Are you wondering how to go about cutting or trimming your dog’s nails? If the thought of it is not entirely thrilling, or even seems daunting, there are two things to bear in mind.
The first: keeping your dogs nails / claws healthy is important, and therefore,it is an essential grooming activity. The second: it is unlikely that your dog (or you) is going to be overjoyed at having their nails snipped.
In other words, it’s something that’s got to be done, even if it’s no fun. There are ways of making it stress-free though, so read on if you’re interested.
How often should I cut my dog’s nails
You may be wondering this question. The answer (like with so many others) is ‘it depends’ – on the breed. Therefore you can first try and play it by ear. According to the Kennel Club, as soon as you hear clicking when moving around on ground, it’s time to get the trimmers!
Having said that, you may not always be able to hear the clicking, so it is important to do regular checks. If the nails exceed their paw pads, they need cutting. Once or twice a month is is a general rule for a good routine.
What to use to trim those claws
You’ll need to get the tools that are right for your dog. For small to medium-sized ones standard scissor-sized clippers will do fine. Guillotine style ones are better for larger dogs.
Alternatively you could use a nail grinder is alternative (see header image), which allows more precision in getting nails to the right length.
You should also have some styptic powder ready, in case of bleeding (read on).
Avoid cutting to the living tissue
Living tissue exists inside dogs’ nails, which should never be cut, as it will bring pain. This is known as the quick and is essentially a vein.
If you put the nail(s) up to the light you might be able to see that a part of it is a pinkish colour, which doesn’t go down to the tip. Further down is a more yellowy colour. Make sure that what you cut is the latter and not the pink (the living tissue).
However, some dogs have darker nails, which make seeing the pink / quick area more difficult. This is when it is better to go very carefully when trimming, and when using a nail grinder might be a better option.
Link a positive association to the trimming tool(s)
Training your dog to feel more positive about the implement that you’ll use, can make these sessions easier. In order to do this, you need to familiarise them by allowing them to smell, and associate with something nice. Give a treat, and repeat this over a period of time. You’ll also need to make sure your dog is Ok with being touched on the legs, particularly in the feet region.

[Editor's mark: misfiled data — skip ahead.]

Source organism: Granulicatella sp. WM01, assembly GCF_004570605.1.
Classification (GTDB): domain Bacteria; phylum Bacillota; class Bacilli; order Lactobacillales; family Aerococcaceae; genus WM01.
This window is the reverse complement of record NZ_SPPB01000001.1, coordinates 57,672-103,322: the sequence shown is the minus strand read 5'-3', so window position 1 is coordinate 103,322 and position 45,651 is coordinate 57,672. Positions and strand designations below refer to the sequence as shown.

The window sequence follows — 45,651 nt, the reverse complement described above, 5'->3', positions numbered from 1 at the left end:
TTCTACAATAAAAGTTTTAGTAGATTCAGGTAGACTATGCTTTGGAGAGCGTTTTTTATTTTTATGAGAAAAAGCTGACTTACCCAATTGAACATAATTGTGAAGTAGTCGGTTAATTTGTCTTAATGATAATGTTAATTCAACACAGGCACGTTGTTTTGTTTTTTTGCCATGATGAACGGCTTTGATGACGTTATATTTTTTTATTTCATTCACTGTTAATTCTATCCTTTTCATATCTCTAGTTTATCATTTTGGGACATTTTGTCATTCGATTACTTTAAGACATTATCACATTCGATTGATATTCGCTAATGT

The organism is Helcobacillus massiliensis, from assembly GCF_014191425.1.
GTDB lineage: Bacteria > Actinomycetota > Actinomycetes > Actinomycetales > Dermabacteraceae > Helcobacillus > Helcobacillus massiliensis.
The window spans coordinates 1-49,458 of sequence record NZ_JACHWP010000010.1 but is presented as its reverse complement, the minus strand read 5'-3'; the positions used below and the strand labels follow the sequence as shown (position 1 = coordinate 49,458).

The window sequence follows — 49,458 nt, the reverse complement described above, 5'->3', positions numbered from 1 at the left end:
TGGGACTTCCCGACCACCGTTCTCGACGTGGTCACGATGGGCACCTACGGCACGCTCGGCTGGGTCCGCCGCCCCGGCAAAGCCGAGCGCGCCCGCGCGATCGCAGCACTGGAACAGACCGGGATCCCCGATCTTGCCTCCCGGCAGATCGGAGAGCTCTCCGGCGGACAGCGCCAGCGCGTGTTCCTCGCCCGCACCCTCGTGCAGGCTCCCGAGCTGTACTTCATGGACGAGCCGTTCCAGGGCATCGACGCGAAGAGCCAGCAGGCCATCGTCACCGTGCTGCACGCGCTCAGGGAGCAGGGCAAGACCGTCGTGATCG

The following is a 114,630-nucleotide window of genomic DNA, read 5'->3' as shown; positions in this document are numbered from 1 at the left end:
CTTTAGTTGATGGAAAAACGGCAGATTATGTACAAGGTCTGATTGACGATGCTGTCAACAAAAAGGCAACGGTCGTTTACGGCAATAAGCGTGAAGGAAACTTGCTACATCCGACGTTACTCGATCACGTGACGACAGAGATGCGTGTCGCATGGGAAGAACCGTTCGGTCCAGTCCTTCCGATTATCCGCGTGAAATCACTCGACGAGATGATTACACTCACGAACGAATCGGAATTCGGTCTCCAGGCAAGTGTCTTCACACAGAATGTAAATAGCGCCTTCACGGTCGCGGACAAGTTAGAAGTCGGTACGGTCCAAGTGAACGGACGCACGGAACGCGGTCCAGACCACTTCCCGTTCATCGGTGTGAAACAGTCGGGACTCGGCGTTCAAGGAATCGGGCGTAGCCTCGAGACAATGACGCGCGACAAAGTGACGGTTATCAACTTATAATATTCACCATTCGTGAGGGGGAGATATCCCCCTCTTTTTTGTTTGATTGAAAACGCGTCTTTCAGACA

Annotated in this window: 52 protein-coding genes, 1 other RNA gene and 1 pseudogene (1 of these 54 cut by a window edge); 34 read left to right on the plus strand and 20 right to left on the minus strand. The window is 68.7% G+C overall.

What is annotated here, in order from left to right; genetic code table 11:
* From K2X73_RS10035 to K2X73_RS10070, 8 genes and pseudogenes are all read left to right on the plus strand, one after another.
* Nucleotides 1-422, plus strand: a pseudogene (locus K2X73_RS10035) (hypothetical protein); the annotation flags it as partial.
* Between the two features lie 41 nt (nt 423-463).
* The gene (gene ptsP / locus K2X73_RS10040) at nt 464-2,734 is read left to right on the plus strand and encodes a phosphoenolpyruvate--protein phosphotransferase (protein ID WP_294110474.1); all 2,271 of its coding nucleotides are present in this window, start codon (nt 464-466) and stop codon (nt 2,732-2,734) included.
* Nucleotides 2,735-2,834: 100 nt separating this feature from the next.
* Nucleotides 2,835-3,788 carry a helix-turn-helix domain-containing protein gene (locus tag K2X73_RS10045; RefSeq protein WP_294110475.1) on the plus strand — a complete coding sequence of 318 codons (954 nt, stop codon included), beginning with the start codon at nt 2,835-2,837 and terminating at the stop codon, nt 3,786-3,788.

Create this positive stimulus a few days before you plan on your first nail-trimming session, and preferably while your dog is a puppy.
If your dog is particularly opposed to nail trimming…
…it is likely that a previous bad experience has made them like this. Therefore, it is also important to get your dog as relaxed as possible before hand. As mentioned, it can be a lot harder to see the living tissue part when dogs have darker or black nails. In worst cases a dog can become aggressive, and it might be necessary to get someone else to hold steady, or to use a muzzle.
What are the consequences of not cutting my dog’s nails?
It is important to keep a dog’s nails trimmed because too-long nails can result in them getting caught on household furniture, carpets or rugs. This could result in injury, and can be more drastic if caught on something when outside.
As with humans, long nails can also become ingrowing, or twist so they get meshed with the paws.
Remember the declaws
Many dogs have an additional claw called a declaw on the inside of their leg, down near the paw. If yours has them, then these also need to be trimmed. They touch the ground more often than the four others.
Finally, once the ordeal is over, make sure you have something lovely to treat your dog to.
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